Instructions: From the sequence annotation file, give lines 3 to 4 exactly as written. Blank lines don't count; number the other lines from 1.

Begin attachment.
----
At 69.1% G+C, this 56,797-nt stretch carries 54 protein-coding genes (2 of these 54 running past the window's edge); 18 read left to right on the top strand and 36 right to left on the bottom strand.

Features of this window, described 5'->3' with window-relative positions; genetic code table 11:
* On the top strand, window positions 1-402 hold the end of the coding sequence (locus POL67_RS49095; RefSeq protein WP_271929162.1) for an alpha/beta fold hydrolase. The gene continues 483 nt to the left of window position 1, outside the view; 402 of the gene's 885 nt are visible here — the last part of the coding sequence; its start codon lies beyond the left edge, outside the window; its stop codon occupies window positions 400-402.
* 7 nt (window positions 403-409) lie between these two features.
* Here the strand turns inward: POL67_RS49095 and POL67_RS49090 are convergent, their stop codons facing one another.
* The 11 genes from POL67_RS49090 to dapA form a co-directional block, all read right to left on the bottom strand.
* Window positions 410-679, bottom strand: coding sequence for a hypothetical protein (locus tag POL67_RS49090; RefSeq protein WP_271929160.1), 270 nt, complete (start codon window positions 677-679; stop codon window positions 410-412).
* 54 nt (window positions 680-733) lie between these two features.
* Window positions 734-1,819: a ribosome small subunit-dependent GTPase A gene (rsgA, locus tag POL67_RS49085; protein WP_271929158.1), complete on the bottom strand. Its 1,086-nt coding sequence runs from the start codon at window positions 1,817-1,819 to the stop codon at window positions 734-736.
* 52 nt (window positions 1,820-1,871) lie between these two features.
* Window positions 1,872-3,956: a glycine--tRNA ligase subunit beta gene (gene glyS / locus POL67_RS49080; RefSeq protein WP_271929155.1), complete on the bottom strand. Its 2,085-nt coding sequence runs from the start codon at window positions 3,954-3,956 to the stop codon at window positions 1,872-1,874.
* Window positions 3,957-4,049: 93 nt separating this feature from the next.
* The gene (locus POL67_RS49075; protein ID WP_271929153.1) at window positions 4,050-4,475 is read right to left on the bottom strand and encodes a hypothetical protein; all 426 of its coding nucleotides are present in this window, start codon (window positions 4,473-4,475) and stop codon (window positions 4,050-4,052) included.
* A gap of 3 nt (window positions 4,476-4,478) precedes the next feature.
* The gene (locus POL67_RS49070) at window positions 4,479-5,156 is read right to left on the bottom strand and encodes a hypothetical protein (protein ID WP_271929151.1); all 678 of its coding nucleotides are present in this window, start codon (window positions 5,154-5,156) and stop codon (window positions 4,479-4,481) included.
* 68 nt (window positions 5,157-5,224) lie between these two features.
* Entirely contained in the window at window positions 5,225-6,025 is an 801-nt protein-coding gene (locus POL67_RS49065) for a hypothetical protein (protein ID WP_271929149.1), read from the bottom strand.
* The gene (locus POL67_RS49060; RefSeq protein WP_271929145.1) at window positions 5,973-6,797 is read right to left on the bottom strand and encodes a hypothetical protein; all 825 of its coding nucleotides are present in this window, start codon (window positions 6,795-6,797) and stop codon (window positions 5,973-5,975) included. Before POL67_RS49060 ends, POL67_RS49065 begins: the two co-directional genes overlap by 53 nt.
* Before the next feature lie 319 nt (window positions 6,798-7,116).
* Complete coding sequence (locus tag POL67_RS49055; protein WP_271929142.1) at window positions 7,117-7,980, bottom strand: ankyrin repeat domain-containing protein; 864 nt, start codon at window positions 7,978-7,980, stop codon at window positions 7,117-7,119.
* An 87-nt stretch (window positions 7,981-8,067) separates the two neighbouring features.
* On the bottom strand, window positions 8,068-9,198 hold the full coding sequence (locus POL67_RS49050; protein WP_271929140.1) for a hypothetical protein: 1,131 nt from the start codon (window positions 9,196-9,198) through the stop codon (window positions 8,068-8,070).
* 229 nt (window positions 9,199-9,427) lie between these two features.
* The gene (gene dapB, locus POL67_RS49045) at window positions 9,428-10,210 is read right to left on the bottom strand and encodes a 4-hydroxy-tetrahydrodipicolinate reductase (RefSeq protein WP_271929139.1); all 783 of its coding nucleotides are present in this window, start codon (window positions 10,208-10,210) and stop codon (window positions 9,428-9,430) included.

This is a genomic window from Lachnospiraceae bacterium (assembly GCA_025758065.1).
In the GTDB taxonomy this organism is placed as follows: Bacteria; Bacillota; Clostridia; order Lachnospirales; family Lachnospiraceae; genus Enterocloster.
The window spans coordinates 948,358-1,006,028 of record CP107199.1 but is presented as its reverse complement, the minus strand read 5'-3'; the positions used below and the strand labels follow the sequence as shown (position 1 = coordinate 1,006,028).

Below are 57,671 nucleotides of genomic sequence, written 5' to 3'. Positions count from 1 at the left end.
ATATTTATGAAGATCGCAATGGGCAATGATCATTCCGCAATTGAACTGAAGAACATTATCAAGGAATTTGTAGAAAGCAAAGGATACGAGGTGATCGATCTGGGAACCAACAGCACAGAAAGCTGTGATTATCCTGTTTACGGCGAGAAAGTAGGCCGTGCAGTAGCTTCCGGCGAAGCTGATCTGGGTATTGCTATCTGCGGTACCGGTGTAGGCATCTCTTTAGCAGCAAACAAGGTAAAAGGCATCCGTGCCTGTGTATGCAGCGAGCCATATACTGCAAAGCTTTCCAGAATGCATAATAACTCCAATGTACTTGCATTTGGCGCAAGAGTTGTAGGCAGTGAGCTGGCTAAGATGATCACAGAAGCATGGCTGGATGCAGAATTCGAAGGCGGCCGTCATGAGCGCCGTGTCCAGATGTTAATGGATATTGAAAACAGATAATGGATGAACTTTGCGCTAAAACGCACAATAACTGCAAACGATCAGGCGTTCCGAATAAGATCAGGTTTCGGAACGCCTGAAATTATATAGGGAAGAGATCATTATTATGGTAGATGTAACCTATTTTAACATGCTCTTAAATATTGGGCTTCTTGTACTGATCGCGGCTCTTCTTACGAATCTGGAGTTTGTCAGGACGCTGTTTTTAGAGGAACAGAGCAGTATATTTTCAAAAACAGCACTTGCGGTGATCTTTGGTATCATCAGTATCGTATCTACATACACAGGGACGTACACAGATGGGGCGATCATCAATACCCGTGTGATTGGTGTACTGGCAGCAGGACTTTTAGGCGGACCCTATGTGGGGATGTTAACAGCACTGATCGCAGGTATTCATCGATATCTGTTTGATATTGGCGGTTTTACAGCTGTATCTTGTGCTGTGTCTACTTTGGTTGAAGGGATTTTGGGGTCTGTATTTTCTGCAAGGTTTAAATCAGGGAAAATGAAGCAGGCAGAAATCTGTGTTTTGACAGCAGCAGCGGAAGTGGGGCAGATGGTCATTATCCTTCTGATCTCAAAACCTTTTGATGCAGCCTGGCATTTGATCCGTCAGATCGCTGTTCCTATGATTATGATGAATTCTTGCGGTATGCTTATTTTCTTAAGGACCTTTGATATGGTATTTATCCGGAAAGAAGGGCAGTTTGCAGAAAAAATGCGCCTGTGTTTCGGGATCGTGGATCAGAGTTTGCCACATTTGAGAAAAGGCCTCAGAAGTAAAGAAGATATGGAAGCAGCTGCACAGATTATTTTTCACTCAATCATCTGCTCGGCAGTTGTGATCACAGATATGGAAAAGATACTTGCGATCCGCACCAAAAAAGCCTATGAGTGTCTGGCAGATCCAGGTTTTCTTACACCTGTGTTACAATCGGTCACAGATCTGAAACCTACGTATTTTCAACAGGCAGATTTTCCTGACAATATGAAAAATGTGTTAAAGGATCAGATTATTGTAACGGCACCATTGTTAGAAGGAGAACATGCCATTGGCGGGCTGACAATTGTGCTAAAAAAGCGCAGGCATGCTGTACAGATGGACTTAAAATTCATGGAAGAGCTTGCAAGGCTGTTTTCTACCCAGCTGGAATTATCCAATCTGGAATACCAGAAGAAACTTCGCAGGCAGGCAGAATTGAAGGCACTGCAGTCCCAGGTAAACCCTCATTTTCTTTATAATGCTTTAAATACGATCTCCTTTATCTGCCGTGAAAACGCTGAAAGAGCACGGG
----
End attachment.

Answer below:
* On the top strand, window positions 1-402 hold the end of the coding sequence (locus POL67_RS49095; RefSeq protein WP_271929162.1) for an alpha/beta fold hydrolase. The gene continues 483 nt to the left of window position 1, outside the view; 402 of the gene's 885 nt are visible here — the last part of the coding sequence; its start codon lies beyond the left edge, outside the window; its stop codon occupies window positions 400-402.
* 7 nt (window positions 403-409) lie between these two features.